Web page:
On the heels of wild couple of weeks that included a missile attack against Syria and major posturing against North Korea, here is the really big shocker with the world now on the edge of destruction.
The World Edges Closer To War
Stephen Leeb: “You have to go back to the Cuban missile crisis in 1962 to find the world as close to nuclear war as today. As tensions surrounding North Korea ratchet up, it’s all too easy to imagine it could lead to a conflict that is part nuclear, part conventional, part chemical, in which millions die and the world’s economy loses trillions of dollars…
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Is this an invitation to load up on gold? I would wait. The reason I say this is because when I analyze what lies behind the sharp rise in tension, I think the Korean situation is likely to take a turn towards sanity. This could mean additional downside in the metal, any short-term blip notwithstanding. Having said that, the longer term case for gold has strengthened even more.
To explain why, I turn to chess and to Cuba’s Raul Casablanca (pictured above), who many chess aficionados believe possessed the greatest natural talent of any chess player who ever lived. One evening, on his way to dinner, he passed a group of grandmasters intently watching a game between two top players. White had lost material and had a seemingly hopeless position. Capablanca briefly glanced at the board and went on his merry way. When he passed by again a few hours later, one of the watchers asked if he could guess who had won. Capablanca without hesitation replied: white, of course. The watcher asked who had told him, and Capablanca said no one, it had simply been obvious that white had deliberately sacrificed the material to gain an overwhelming advantage.
That’s an apt metaphor for recent events: the gruesome chemical attack in Syria, images of which went viral on the Internet, horrifying most of the world; the test firings of two missiles by North Korea; and the Trump-Xi summit. The connections linking these events are more devious than most suspect. Leading up to the summit the two big topics were slated to be North Korea and trade. But the above-named events pushed North Korea to the forefront. Trump said he and Xi had established a strong rapport and he expected very good things to come of it, especially regarding North Korea.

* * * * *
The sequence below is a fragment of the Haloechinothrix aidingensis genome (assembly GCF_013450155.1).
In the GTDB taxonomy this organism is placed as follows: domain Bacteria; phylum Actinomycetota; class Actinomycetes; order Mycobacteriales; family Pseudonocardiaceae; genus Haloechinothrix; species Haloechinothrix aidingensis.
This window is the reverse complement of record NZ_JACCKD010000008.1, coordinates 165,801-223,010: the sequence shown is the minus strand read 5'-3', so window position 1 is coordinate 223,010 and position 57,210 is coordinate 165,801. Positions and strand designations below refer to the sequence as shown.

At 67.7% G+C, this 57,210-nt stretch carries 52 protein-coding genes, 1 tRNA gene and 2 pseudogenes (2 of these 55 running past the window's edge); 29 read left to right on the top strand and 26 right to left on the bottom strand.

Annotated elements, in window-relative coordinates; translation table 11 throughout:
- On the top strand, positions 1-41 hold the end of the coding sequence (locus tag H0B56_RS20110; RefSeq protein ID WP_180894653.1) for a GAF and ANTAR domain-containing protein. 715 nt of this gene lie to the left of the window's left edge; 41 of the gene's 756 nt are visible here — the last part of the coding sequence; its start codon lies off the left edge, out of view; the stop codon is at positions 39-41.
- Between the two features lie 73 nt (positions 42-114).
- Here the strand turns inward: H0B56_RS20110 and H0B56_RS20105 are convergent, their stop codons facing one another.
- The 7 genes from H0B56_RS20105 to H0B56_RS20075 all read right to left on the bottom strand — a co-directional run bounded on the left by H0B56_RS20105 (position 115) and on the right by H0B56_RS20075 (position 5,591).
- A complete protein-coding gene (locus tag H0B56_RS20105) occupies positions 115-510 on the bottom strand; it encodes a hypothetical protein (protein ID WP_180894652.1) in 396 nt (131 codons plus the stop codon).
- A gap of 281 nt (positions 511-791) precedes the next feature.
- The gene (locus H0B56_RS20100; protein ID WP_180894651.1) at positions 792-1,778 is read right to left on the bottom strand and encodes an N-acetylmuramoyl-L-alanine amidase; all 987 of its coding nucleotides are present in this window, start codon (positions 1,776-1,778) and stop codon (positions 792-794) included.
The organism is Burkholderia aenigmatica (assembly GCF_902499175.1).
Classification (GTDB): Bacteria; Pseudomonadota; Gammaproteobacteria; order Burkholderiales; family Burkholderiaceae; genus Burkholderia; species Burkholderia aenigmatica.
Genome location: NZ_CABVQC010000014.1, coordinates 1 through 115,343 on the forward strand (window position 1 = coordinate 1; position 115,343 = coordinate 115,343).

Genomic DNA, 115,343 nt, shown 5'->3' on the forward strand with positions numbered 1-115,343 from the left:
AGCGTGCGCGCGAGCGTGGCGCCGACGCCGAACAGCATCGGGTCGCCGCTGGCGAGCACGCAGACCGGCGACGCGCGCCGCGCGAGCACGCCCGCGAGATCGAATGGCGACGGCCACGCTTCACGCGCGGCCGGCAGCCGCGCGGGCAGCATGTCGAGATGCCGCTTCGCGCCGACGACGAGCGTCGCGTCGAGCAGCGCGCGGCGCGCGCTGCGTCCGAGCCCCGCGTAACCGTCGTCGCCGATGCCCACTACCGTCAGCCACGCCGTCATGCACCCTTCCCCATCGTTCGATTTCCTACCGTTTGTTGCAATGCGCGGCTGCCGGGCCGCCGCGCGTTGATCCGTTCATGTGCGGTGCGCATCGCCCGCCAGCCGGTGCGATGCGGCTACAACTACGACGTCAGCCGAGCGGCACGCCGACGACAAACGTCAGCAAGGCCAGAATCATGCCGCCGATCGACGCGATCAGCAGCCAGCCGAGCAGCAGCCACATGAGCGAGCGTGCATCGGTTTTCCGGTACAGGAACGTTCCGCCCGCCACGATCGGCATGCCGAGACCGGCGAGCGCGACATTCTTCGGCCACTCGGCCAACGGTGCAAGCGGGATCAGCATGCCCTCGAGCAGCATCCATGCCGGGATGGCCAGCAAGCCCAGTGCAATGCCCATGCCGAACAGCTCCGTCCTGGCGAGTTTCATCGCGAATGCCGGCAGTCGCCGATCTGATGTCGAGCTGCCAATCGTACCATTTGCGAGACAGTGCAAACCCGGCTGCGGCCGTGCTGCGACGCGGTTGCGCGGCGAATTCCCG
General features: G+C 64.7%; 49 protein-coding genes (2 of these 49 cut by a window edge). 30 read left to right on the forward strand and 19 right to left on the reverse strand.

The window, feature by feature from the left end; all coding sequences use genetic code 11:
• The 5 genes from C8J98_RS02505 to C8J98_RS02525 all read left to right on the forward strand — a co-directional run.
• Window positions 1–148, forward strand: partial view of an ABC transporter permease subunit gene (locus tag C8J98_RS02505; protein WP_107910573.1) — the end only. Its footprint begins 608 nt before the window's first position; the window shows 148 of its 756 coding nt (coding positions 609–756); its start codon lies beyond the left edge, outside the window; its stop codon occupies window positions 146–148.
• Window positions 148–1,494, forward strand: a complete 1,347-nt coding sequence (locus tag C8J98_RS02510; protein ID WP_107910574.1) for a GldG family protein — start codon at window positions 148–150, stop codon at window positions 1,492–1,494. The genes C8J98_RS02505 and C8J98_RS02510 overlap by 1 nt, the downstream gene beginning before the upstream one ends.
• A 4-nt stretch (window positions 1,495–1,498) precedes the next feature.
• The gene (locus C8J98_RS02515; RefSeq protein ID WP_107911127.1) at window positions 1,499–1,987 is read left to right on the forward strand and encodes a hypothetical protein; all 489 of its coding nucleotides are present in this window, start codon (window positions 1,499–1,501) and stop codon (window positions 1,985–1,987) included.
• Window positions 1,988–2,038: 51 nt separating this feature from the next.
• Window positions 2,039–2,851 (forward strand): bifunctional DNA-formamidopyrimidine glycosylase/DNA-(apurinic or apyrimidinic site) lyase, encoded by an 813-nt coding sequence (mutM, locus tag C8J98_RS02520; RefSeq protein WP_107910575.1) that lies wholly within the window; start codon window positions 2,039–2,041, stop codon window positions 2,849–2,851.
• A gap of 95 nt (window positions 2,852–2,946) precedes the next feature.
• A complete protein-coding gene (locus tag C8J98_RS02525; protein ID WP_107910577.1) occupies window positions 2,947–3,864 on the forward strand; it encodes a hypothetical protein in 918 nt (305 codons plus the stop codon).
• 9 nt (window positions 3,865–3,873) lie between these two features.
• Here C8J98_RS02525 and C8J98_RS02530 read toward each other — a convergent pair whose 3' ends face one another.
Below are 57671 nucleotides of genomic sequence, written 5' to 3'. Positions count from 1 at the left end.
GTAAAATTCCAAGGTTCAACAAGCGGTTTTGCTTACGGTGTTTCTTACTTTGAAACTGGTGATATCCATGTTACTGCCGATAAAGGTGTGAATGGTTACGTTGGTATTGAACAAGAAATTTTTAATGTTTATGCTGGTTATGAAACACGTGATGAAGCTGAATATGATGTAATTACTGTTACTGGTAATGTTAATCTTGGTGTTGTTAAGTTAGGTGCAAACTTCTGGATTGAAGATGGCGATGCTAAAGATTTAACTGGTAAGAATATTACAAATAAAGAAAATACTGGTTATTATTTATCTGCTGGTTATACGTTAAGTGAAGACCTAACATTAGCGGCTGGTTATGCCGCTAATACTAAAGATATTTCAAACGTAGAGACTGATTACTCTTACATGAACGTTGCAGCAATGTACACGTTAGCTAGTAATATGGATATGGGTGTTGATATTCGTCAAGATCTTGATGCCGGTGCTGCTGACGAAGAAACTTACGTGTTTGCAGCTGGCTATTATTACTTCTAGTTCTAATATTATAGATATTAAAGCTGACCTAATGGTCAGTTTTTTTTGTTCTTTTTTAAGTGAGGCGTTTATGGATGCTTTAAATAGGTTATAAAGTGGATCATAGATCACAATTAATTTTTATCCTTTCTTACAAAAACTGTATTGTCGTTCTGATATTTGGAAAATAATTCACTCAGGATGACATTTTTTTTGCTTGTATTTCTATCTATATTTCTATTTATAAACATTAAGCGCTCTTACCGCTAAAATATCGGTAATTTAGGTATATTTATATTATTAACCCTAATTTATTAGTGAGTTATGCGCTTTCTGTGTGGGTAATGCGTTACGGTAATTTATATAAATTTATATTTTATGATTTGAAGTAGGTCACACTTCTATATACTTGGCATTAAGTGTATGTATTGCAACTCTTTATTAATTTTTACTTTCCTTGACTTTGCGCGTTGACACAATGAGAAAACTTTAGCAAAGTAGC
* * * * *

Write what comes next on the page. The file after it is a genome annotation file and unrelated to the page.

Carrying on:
Trump’s actions were widely applauded as taking a strong stand against evil. Emphasizing the point, this past week America dropped a monster bomb on ISIS tunnels in Afghanistan while parading a group of ships led by an aircraft carrier close to the Korean peninsula. Trump’s rhetoric has been consistent with his actions: he has said he expects China will help with North Korea, but if not, the U.S. will act alone. North Korea’s foreign minister responded with a rare interview, where he said if America wanted war, Korea would respond in kind. Trump’s forcefulness clearly had made a major impression.
Meanwhile, China, by abstaining from a UN vote condemning the Syrian chemical attack, appeared to be siding with America over Russia. Chinese foreign minister Wang Yi was quoted as saying:
“No matter who the nation is, if it continues to provoke wars in the Peninsula, it has to bear this historical responsibility and pay its price.”
The Global Times, commonly viewed as a mouthpiece for China’s Communist Party, said another North Korean test would lead to harsher sanctions, including the embargo of oil. China already has limited its coal shipments to the rogue state.
You can say it was coincidental that North Korea’s missile tests and the Assad attack both occurred so close before the Trump-Xi talks, but I don’t buy it, especially in the case of Syria. Perhaps the North Korean tests were just bluster on the part of a psychopath – but perhaps China knew about them and even tacitly encouraged them. After all, even though China has cut coal shipments to North Korea, overall trade between the two countries has increased.